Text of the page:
Michael Jackson was born in Gary,
Indiana, on a late summer night on August 29, 1958; the
seventh of nine children. Father Joe Jackson was born in
Arkansas. In 1949 Joe married Katherine Scruse, whose people
are from Alabama.
Joe Jackson had his own band, "The Falcons", they
would practice after work in the living room of their house
in Gary. Joe soon discovered
the talent of his sons and founded the family band "The
Jacksons". They would later become "The Jackson
5". Little Michael always watched his brothers rehearse
- when he was about 5 years old he joined the group and became
the lead singer of The Jackson 5.
Michael's first public appearance
was at a school program in the first grade in 1963
[Garnett Elementary School in Gary]. Wearing black
pants and a white shirt, he sang "Climb Ev'ry
Mountain" from The Sound of Music. The reaction
was overwhelming. Michael: "When I finished
that song, the reaction in the auditorium overwhelmed
me. The applause was thunderous and people were smiling;
some of them were standing. My teachers were crying
and I just couldn't believe
had made them all happy. It was such a great feeling.
I felt a
little confused too, because I didn't think I had done
anything special. I was just singing the way I sang
at home every night. When you're performing, you don't
realize what you sound like or how you're coming across.
You just open your mouth and sing."
Soon Joe was grooming the band
for talent contests. Michael: "We'd perform
for him and he'd critique us. If you messed up, you
got hit, sometimes with a belt, sometimes with a switch.
My father was real strict with us - real strict." At the age of 6, Michael and the Jackson 5 started
collecting trophies with their act at various talent
shows or amateur nights.
A local record studio, Steeltown,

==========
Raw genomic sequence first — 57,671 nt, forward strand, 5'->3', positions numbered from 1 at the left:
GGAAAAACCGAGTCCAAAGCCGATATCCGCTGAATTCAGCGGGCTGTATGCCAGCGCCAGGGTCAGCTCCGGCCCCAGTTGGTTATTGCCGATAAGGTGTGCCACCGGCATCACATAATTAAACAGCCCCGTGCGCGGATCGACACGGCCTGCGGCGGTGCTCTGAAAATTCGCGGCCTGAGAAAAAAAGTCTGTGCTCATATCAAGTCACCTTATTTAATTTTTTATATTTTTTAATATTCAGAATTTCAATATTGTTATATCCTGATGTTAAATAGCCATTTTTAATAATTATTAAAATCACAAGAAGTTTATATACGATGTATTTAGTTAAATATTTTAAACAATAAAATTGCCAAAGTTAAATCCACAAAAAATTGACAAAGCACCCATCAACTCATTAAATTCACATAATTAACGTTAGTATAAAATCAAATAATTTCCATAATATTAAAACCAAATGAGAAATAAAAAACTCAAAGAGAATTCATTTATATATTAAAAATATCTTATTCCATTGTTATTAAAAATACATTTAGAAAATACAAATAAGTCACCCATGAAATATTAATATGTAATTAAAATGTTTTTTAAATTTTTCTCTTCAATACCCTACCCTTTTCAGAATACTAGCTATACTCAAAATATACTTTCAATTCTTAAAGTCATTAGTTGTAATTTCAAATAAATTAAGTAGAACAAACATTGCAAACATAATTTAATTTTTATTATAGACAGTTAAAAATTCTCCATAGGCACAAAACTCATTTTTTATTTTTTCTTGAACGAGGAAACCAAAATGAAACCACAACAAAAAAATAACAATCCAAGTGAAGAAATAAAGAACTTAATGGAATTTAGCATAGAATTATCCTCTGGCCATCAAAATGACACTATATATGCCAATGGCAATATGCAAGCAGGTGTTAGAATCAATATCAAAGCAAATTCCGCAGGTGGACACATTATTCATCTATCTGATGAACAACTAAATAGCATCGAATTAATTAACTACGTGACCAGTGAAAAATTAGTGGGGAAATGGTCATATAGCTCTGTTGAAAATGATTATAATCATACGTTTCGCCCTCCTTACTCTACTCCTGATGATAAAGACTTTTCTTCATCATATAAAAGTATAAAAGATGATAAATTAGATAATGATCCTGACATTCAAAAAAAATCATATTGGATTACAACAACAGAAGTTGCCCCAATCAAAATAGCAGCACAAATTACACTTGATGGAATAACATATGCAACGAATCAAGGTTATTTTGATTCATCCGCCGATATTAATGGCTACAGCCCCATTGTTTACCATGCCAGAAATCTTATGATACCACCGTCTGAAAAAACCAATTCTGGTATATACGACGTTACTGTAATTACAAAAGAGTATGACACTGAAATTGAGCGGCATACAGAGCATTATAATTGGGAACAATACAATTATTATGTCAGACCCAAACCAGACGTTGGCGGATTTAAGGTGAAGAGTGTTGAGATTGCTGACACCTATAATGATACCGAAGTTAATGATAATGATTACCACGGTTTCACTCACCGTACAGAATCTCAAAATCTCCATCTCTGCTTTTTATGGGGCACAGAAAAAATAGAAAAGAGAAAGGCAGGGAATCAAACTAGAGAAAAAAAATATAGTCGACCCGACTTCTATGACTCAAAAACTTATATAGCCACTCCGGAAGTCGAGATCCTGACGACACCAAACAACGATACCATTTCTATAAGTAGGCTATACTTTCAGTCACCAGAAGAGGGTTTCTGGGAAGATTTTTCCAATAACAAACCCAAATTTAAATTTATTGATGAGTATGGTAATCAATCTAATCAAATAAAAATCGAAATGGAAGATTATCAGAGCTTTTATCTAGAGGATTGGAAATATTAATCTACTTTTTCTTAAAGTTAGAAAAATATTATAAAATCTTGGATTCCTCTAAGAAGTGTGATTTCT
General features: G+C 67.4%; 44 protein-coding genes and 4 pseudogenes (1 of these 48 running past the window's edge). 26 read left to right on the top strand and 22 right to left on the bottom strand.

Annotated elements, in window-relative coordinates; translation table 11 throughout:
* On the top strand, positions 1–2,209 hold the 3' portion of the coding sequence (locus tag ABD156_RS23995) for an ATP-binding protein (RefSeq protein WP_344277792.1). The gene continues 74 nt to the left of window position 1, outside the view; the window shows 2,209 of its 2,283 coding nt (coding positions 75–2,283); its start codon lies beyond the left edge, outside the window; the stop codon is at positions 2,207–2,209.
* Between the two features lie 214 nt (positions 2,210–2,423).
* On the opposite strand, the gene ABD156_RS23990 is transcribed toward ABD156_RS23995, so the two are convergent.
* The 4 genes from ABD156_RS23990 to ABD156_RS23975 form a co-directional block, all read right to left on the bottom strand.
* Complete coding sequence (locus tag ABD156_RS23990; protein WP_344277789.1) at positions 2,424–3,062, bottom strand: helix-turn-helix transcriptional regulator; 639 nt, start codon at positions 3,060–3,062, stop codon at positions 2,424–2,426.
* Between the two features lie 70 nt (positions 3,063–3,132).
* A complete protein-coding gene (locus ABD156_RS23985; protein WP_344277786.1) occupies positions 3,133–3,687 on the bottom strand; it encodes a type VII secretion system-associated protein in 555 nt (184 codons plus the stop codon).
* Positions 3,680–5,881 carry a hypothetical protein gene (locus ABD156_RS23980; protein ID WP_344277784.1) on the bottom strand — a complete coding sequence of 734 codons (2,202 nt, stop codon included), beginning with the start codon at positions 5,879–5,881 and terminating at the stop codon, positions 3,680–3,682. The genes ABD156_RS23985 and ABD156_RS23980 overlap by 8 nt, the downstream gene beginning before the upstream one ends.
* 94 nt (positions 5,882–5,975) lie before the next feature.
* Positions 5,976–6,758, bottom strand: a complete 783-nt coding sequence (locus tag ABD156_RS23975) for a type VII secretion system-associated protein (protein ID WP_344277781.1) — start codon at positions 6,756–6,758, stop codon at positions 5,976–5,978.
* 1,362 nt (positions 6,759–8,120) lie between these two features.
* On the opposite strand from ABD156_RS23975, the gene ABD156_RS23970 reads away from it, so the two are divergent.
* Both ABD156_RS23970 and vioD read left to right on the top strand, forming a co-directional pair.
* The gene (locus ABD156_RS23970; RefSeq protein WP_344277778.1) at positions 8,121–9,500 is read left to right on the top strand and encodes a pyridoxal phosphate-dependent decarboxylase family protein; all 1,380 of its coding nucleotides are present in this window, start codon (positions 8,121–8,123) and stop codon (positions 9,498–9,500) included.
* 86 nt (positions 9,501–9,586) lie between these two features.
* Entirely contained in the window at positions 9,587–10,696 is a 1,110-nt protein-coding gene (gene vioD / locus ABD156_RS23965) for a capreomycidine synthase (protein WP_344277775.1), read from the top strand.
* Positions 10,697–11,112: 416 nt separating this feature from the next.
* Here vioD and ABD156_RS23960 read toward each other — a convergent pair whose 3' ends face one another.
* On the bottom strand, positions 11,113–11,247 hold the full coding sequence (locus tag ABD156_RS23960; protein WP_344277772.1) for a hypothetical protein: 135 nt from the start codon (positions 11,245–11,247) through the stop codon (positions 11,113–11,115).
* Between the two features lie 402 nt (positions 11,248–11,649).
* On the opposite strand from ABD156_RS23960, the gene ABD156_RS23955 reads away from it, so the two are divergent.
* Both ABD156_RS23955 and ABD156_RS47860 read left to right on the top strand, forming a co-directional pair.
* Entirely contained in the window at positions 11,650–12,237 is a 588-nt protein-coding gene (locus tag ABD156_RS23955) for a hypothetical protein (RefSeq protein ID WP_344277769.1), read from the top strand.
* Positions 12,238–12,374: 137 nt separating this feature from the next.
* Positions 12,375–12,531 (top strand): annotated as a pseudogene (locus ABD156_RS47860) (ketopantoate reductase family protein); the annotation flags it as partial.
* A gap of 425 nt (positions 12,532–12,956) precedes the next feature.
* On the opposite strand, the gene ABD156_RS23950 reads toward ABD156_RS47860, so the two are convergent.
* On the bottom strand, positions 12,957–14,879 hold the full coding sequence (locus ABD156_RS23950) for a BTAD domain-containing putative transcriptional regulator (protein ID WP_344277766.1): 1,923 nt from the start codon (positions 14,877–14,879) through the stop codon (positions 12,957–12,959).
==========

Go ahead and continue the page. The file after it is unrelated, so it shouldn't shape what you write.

owned by Mr Keith, gave the Jackson 5 their first chance
- the single "Big Boy" was released in 1968. They even
got radio play in Gary and became a big deal in their
In winter 1968, they finally reached
what they were so hard working for. Motown Records took
them under contract. Berry Gordy, owner of Motown Records,
promised: "Your first record will be number one,
your second record will be a number one, and so will
your third record. Three number one records in a row.
You'll hit the charts just as Diana Ross and the Supremes
did." All the big Motown stars had emigrated
to California along with Berry Gordy after he moved
from Detroit - and so did the Jackson family. Suzanne de Passe was having a
great effect on their lives. She worked for Motown,
and it was she who trained them religiously once they
moved to Los Angeles. She also became a manager for
the Jackson 5.
Freddy Perrin, Bobby Taylor and
Deke Richards, who, along with Hal Davis and "Fonce"
Mizell, were part of the team that wrote and produced
their first singles. Together these guys were called
When "I Want You Back" was released
in November 1969, it sold 2 million copies in 6 weeks
and went to number one. Their next single, "ABC", came
out in March 1970 and sold 2 million records in 3 weeks.
When their third single, "The Love You Save", went to
number one in June of 1970, Berry's promise came true.
The Jackson 5's first major TV show was "The Hollywood
Palace", a big Saturday night show, hosted by Diana
Ross. They performed "I Want You Back" live. However,
the Jackson 5 made their very first TV appearance on
the "1969 Miss Black America Pageant" show, performing
"It's Your Thing" in August of 1969.
"I'll Be There" was their real breakthrough song. Michael: "It was the one that said, 'We're here to stay.'
" It was number one for 5 weeks! The Jackson 5 became the first group ever to have 4
number one hits in a row!
crazy days of the big Jackson 5 tours started with
a big arena tour in the fall of 1970. When "Never
Can Say Goodbye" was a big hit in 1971, they played
45 cities that summer, followed by 50 more cities
later that year. They traveled with a tutor called Rose Fine who made
sure they did their lessons.
Michael: "My appearance began
to really change when I was about 14... I became subconsciously
scarred by this experience with my skin. I got very
shy and became embarrassed to meet people because my
complexion was so bad. It really seemed that the more